Is there a Ford (or Hyundai) in your future? Auto lending, often seen as something surrendered by many banks to captive finance companies or credit unions years ago, has also been a niche play for some banks for years. Patriot Financial Partners’ Kirk Wycoff serves on the board of $215.6 million-assets Franklin Security Bank, which carved out a specialty in dealer finance that accounts for about 60% of its business. The Plains, Pa., bank serves more than 50 dealers’ customers in northeastern Pennsylvania. Experts say the margins are good in this business.
“This is an opportunity for community banks,” says Richard Apicella, executive with Benchmark Consulting International, which specializes in auto lending programs. “While the credit unions have been pushing up share, the big national lenders have been pulling back.”
“It’s good business, if you know what you are doing,” says Apicella. “You have to know how to price for it and you have to know how to collect it.”
Note that Apicella adds: “We’ve come into a number of institutions where that hasn’t been the case.”
Dismissing banker fears, Wycoff says “it’s not a high-barrier-to-entry business. You have to hire somebody who is experienced.” Wycoff believes many bankers feel leery of indirect auto finance because their institutions didn’t approach it properly, years ago. In addition, he says, the technology available decades ago, when some bankers’ attitudes solidified, was primitive compared to what is now available for auto-loan operations.
Apicella believes that community banks have an advantage over other lenders, because they know their markets more intimately. “And they are better connected than some of the larger players,” he adds.
What about the captive finance companies? Apicella says they are still out there and still active, though the asset-based securities market has only recently started to come back, thanks, he says, to the Fed’s TALF program. But he adds that bankers need to recall that captives continue to be a marketing mechanism for manufacturers, and so serve different priorities than traditional credit-oriented lenders.
Not just for boom times anymore. Among some, the very idea brings laughter, along the lines of “What equity?” But a handful of experts suggest four counter-arguments: 1. Community banks don’t lend in the other guy’s market; 2. Equity hasn’t taken the same hit all over; 3. Banks don’t lend on average prices or levels—they lend deal by deal; and 4. There are people in your market who still have equity, still have good credit, and may want to borrow; think selectively.
Regarding the last point, m.rae’s Brew points out that a bank he started, and serves with as director, Embassy Bank for the Lehigh Valley, continues to make home equity loans. A special program enables the bank to make loans that are both first and second mortgages, using a home equity template that permits faster amortization for the customer.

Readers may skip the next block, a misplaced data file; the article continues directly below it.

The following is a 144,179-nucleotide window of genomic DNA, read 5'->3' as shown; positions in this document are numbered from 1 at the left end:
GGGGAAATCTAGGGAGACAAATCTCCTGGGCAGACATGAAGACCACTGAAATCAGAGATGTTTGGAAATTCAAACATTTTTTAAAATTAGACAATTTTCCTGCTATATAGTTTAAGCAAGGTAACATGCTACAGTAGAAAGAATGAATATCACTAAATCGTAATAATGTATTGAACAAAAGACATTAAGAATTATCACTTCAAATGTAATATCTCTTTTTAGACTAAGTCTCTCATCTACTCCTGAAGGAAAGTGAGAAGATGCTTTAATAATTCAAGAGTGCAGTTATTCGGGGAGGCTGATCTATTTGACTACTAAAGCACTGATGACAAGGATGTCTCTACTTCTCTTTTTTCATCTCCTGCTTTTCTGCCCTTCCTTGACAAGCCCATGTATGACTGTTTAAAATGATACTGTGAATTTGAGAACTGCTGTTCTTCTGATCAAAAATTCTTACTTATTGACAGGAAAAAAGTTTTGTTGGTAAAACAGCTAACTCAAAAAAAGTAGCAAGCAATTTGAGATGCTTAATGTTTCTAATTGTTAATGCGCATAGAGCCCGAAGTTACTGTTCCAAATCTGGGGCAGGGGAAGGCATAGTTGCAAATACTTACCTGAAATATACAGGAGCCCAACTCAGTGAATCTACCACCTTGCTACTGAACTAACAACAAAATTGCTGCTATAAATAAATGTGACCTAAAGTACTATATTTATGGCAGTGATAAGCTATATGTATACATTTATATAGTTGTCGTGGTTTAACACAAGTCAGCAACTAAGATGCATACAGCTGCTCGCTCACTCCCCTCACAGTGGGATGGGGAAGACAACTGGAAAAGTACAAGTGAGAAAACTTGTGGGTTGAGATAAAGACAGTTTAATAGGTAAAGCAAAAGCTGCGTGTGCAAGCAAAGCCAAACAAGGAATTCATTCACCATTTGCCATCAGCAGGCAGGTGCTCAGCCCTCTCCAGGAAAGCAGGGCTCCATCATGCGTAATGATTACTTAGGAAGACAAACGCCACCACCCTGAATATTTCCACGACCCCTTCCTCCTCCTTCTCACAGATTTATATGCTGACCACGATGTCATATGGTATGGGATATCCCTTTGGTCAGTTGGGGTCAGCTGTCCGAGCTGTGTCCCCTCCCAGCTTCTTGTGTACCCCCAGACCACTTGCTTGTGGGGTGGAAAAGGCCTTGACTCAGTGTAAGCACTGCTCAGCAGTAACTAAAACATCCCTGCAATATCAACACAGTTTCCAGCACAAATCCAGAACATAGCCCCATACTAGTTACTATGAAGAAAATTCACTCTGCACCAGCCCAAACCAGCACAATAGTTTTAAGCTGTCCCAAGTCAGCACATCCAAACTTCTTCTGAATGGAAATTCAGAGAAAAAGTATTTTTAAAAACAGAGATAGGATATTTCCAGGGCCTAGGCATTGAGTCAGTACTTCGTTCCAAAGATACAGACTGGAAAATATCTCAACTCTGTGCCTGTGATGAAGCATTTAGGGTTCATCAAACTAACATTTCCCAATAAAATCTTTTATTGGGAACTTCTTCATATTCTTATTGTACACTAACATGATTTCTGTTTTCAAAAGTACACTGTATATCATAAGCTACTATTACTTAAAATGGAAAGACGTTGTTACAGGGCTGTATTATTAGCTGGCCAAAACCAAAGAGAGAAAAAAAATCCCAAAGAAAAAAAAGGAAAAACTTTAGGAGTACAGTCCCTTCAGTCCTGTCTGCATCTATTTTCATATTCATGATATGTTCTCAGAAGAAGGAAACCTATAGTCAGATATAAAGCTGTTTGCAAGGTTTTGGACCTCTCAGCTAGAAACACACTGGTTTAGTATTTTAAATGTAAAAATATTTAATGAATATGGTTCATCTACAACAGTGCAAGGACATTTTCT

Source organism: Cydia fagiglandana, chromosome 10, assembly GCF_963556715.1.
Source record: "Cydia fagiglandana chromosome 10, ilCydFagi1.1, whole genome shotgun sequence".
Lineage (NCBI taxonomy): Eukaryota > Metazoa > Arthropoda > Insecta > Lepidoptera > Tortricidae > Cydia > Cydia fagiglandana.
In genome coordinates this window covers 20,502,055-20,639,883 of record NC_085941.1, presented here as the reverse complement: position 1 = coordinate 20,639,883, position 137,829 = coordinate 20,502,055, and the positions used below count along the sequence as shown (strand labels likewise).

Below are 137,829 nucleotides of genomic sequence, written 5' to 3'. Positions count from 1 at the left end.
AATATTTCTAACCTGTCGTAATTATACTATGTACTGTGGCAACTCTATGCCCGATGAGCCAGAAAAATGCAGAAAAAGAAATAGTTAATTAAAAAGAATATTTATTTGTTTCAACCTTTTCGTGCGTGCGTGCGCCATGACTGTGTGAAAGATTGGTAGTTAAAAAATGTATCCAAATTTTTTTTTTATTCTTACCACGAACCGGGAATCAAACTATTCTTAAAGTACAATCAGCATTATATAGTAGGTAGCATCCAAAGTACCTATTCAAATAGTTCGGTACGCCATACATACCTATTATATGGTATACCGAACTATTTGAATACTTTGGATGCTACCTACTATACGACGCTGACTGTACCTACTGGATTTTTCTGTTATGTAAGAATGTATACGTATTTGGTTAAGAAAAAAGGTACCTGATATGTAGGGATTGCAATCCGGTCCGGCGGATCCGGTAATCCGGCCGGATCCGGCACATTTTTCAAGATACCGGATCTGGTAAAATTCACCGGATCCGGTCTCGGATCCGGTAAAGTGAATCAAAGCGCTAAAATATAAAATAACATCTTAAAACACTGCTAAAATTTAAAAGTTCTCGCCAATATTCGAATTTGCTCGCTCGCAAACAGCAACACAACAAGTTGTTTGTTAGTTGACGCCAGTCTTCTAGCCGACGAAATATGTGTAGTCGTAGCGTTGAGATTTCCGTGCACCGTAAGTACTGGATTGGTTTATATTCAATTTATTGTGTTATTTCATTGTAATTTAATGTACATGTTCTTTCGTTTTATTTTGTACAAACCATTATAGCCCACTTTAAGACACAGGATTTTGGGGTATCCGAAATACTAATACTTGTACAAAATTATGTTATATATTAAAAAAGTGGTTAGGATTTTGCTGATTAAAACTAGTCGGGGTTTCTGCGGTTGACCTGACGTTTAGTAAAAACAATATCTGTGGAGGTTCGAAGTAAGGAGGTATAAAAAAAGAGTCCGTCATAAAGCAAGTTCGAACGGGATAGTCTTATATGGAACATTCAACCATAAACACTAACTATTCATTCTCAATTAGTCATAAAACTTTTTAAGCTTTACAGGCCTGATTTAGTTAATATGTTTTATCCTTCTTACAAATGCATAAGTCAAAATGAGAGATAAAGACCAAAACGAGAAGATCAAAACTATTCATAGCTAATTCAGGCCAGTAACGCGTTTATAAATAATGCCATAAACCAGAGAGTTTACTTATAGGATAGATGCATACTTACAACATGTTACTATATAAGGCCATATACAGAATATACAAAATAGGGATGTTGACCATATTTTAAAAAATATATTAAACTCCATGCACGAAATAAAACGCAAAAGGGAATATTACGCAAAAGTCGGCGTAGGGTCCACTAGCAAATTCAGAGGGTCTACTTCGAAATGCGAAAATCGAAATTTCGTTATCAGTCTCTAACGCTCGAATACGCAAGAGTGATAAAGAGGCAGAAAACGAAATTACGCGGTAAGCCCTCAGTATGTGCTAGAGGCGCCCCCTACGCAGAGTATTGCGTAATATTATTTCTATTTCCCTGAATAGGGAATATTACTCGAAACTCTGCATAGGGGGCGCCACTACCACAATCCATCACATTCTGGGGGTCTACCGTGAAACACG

Even if a bank’s locale doesn’t favor home equity lending currently, some experts say banks can tool up now for the return of better price levels.
“This is not one that comes into play early in 2010,” says Geri Forehand, director of strategic services at Brintech Management Solutions, Austin, Texas. But further on, he believes, entry, or reentry, could be attractive.
Still viable for big players. The consensus among experts is that, except for community banks that join a program specifically for them, this continues to be prohibitive for banks in their league.
Sheshunoff’s Richard Brunner says experience indicates that it is hard for community banks to penetrate their own customer bases beyond the 10% mark, so growth then means going to strangers. Nowadays, this is rife with fraud and related risks. When even megabanks face huge costs on that front, the advisability of getting into it directly is debatable, he adds.
“Long term, I’d be pretty bullish on the prospects for the credit card business as it stands,” says Dartmouth professor Jonathan Zinman. “It took them decades to come up with the business model that works, and in the long-run, it’s on the right side of IT trends.” Existing megaplayers have a sophisticated understanding of typical consumer behavior that factors into their risk-pricing models, he adds.
(ABA offers two card programs specialized for community banks, that promise a risk-free approach, through its Total Business Solutions operation. One works through First Bankcard, the other through TIB-The Independent BankersBank. Go to www.aba.com/BusinessSolutions/default.htm)
The electronic version of this article available at: http://www.nxtbook.com/nxtbooks/sb/ababj1109/index.php?startid=18